The bottom line? The sooner you intervene and begin the healing process, the faster you are likely to see positive results!

When Should You Visit A Doctor?

If you’re experiencing any pain AT ALL while breastfeeding or pumping, it’s best to reach out for professional support from a doctor or lactation consultant.

If your baby latches ineffectively, they will show you different feeding positions you can use to avoid breast pain or further damage.

If the source of your pain is from thrush, mastitis, or another infection, they will also work with you to find the best treatment plan, which may include a more intense intervention.

Seek professional support WHENEVER you are feeling concerned, but definitely if you are experiencing:

  • Fever
  • Chills
  • A rash on the surrounding breast
  • Nausea or vomiting
  • Deep breast pain
  • Hot, red skin on your breasts

You do not have to deal with this alone!

Medically Reviewed By Macy Tollefson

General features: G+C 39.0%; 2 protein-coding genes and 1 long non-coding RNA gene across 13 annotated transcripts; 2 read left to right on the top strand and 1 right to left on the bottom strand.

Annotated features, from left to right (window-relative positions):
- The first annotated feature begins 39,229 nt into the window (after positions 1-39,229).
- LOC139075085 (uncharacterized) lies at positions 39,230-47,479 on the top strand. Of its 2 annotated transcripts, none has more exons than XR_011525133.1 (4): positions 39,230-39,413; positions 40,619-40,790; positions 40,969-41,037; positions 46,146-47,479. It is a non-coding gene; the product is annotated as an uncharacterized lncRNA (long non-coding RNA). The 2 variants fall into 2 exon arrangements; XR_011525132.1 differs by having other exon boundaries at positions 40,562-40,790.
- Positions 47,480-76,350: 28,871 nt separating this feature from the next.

Macy Tollefson is a full spectrum doula, breastfeeding specialist and prenatal yoga teacher. She is passionate about guiding the modern mama on her journey through the beautiful (and wild) transformation of pregnancy, birth and postpartum. Macy envisions a world where every mother has access to the resources she needs, and follows her intuition to make the best decisions about what is right for her and her baby.

The purpose of this article is informative. It’s not a substitute for professional medical advice or medical care. Remember: safety first! Consult your doctor/pediatrician in case of any doubts. The author of this article does not accept any responsibility for any liability, loss or risk, personal or otherwise, incurred as a consequence, directly or indirectly, from any information or advice contained here.


About Me - Zooey BarnettHello Moms! I am Zooey. I am a wife and a mother of three amazing kids: almost 5-year-old Haley and 2-year-old twins Jesse and Matthew. I am a jogger, cooker and blogger.

If you have a question or a comment, do not hesitate to write to me! 🙂